And we walked. Up. And up. And up. A lot of moans from the kids and a couple switchbacks later, we ended up at the top of the hill, in a mostly rocky clearing.
And instead of the hundreds gathered on the boardwalk, there were maybe 20 people sitting here, at the top of the hill.
We turned around, and looked. There, in front of us, was Old Faithful. About 150 feet beneath us, in the valley below.
And judging by that crowd growing on the boardwalk, we were there a little bit before the next eruption.
So we sat and hung out.
And while we waited for the eruption, we engaged in a few conversations with the folks around us.
All were nice, kind, considerate. There was a lot less arguing about how other people were wrong simply based on the side of the road that they drove on. In fact, the people at the top were way more interesting! (One later chased us down the trail quite a distance to give us our daughter’s doll, which she had dropped — something that likely would never have happened on the boardwalk.)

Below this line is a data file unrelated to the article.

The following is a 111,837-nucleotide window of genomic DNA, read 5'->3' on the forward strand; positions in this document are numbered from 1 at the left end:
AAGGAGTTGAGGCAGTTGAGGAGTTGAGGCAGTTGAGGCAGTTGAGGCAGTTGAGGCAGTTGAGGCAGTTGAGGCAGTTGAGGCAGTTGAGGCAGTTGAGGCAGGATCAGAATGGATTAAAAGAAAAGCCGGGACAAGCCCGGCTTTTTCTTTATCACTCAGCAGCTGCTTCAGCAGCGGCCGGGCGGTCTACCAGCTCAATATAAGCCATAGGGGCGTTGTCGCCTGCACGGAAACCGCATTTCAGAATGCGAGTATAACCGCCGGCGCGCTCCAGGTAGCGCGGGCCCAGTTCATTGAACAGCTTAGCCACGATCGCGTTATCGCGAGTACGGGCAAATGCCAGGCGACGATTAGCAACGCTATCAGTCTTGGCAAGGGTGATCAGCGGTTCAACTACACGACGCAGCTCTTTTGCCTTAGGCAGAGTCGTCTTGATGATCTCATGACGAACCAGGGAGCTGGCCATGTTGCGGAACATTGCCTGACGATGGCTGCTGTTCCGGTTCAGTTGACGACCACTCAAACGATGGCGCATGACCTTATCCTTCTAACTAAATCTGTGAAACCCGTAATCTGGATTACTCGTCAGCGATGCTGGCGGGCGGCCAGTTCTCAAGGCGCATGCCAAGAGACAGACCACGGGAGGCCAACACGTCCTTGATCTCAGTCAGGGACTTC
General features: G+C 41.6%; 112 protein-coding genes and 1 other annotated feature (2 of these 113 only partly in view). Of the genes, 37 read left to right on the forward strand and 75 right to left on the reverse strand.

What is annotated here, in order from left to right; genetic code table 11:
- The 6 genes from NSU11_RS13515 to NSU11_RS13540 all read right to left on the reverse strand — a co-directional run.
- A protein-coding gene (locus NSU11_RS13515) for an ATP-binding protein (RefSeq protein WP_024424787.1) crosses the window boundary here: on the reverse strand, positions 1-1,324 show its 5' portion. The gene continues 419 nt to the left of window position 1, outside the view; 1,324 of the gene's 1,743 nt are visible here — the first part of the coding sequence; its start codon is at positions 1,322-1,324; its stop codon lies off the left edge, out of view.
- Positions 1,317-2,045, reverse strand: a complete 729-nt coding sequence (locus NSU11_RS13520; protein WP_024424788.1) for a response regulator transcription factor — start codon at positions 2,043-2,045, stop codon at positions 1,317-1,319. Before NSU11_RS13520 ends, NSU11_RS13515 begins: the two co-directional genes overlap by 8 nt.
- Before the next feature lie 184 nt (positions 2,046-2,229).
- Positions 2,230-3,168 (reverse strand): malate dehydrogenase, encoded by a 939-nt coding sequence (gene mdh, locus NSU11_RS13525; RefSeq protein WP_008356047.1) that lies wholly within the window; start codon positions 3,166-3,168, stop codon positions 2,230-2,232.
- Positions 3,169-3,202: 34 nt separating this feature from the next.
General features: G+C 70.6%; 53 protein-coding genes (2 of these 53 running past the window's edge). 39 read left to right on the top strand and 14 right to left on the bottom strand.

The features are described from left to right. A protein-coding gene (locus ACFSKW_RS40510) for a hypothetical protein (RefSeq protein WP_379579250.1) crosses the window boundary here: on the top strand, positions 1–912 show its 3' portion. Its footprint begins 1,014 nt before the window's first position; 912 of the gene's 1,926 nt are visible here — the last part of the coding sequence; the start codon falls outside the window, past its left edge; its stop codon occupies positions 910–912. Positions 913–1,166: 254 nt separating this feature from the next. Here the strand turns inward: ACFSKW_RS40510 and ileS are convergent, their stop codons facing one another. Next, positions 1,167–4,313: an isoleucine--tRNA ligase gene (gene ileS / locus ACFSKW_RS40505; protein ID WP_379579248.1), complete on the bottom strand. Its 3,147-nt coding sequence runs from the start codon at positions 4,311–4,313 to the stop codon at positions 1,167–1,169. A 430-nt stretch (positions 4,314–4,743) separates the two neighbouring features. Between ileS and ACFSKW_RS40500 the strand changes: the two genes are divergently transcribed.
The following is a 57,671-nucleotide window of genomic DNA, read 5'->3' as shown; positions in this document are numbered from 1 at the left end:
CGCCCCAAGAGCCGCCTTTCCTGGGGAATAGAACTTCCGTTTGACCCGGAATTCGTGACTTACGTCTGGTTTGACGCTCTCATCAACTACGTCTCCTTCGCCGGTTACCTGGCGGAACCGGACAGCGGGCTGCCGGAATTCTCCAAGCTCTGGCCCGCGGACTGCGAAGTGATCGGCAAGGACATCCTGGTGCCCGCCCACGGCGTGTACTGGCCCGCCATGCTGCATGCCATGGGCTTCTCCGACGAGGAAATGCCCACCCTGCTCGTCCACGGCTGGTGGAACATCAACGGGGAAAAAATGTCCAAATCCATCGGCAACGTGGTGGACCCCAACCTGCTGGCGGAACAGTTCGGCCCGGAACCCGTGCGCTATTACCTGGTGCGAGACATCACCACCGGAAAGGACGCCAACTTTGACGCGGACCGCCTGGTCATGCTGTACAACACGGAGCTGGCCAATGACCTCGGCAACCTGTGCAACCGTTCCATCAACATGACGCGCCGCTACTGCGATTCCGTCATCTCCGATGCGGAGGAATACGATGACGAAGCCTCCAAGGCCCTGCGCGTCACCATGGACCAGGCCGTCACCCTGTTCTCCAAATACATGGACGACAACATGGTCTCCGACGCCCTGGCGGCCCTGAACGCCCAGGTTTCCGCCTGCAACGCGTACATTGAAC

And, we neither had to stand in front of, nor behind anyone to get a good view of the geyser. It was way less crowded.
The eruption, though farther away, was also a lot cooler to watch when you weren’t trying to elbow someone out of the way just to get a peek or a good camera angle.
We sat, we watched, and we admired the beauty and power of an all-natural fire-hose of boiling water erupting from deep within the earth.
For the rest of our time in Yellowstone, the same pattern repeated itself.
We’d arrive at one of those “top 10” destinations, and want to see it because it was legitimately cool. But we’d quickly find ourselves overwhelmed with the throngs of tourists (literally unloaded off busses), and find the nearest unpaved, off-the-boardwalk trail we could take.
And as soon as we got around the corner, the experience got way more interesting. More nature. More happy, kind, warm people, but far fewer of them.
If you think this isn’t a business lesson, you’re not thinking it through…
This is a mirror of every part of life, including business.
Those who follow the well-worn, paved path and boardwalks tend to be conformists, close-minded, and often arrogant people who are married to the “done for you” life.
They make good customers, because you can package nature and sell it to them 10 feet away from the real thing, at a premium. They’ll drop hundreds at your gift shop, and not think twice. But they’re not very fun to hang out with (and frankly, I don’t like selling to them for that reason!).
There’s masses of them.